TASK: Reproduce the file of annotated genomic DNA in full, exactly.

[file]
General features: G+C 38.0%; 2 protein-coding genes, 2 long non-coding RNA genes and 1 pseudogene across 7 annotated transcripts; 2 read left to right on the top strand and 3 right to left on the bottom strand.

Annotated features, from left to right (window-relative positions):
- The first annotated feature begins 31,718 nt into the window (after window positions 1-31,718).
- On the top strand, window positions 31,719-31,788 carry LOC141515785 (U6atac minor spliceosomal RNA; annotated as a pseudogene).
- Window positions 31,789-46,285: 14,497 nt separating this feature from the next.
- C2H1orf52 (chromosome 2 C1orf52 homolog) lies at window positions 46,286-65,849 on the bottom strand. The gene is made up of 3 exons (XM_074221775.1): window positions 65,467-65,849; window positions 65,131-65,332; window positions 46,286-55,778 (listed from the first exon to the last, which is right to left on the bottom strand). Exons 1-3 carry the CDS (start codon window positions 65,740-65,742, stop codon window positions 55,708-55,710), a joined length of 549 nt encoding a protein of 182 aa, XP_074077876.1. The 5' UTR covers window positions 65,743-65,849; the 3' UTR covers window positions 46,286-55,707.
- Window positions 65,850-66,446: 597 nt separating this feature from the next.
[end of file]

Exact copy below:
General features: G+C 38.0%; 2 protein-coding genes, 2 long non-coding RNA genes and 1 pseudogene across 7 annotated transcripts; 2 read left to right on the top strand and 3 right to left on the bottom strand.

Annotated features, from left to right (window-relative positions):
- The first annotated feature begins 31,718 nt into the window (after window positions 1-31,718).
- On the top strand, window positions 31,719-31,788 carry LOC141515785 (U6atac minor spliceosomal RNA; annotated as a pseudogene).
- Window positions 31,789-46,285: 14,497 nt separating this feature from the next.
- C2H1orf52 (chromosome 2 C1orf52 homolog) lies at window positions 46,286-65,849 on the bottom strand. The gene is made up of 3 exons (XM_074221775.1): window positions 65,467-65,849; window positions 65,131-65,332; window positions 46,286-55,778 (listed from the first exon to the last, which is right to left on the bottom strand). Exons 1-3 carry the CDS (start codon window positions 65,740-65,742, stop codon window positions 55,708-55,710), a joined length of 549 nt encoding a protein of 182 aa, XP_074077876.1. The 5' UTR covers window positions 65,743-65,849; the 3' UTR covers window positions 46,286-55,707.
- Window positions 65,850-66,446: 597 nt separating this feature from the next.